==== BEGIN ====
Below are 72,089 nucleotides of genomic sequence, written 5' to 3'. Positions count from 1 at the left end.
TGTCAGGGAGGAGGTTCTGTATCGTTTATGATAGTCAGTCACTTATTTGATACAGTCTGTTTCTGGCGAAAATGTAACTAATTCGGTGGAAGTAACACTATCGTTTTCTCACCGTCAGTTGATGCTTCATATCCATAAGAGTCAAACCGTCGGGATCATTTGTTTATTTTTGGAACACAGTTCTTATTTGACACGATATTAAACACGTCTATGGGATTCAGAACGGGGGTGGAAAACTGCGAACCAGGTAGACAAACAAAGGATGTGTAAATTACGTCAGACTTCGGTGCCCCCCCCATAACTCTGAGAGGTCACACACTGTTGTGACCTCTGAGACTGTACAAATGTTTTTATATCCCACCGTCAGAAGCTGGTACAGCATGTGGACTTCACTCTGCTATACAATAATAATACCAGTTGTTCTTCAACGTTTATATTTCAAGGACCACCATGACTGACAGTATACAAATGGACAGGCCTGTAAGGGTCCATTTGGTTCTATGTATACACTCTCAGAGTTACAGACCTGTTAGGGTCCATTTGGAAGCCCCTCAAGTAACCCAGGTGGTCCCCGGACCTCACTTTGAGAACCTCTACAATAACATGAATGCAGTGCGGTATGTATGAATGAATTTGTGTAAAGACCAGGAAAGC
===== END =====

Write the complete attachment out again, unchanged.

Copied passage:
Below are 72,089 nucleotides of genomic sequence, written 5' to 3'. Positions count from 1 at the left end.
TGTCAGGGAGGAGGTTCTGTATCGTTTATGATAGTCAGTCACTTATTTGATACAGTCTGTTTCTGGCGAAAATGTAACTAATTCGGTGGAAGTAACACTATCGTTTTCTCACCGTCAGTTGATGCTTCATATCCATAAGAGTCAAACCGTCGGGATCATTTGTTTATTTTTGGAACACAGTTCTTATTTGACACGATATTAAACACGTCTATGGGATTCAGAACGGGGGTGGAAAACTGCGAACCAGGTAGACAAACAAAGGATGTGTAAATTACGTCAGACTTCGGTGCCCCCCCCATAACTCTGAGAGGTCACACACTGTTGTGACCTCTGAGACTGTACAAATGTTTTTATATCCCACCGTCAGAAGCTGGTACAGCATGTGGACTTCACTCTGCTATACAATAATAATACCAGTTGTTCTTCAACGTTTATATTTCAAGGACCACCATGACTGACAGTATACAAATGGACAGGCCTGTAAGGGTCCATTTGGTTCTATGTATACACTCTCAGAGTTACAGACCTGTTAGGGTCCATTTGGAAGCCCCTCAAGTAACCCAGGTGGTCCCCGGACCTCACTTTGAGAACCTCTACAATAACATGAATGCAGTGCGGTATGTATGAATGAATTTGTGTAAAGACCAGGAAAGC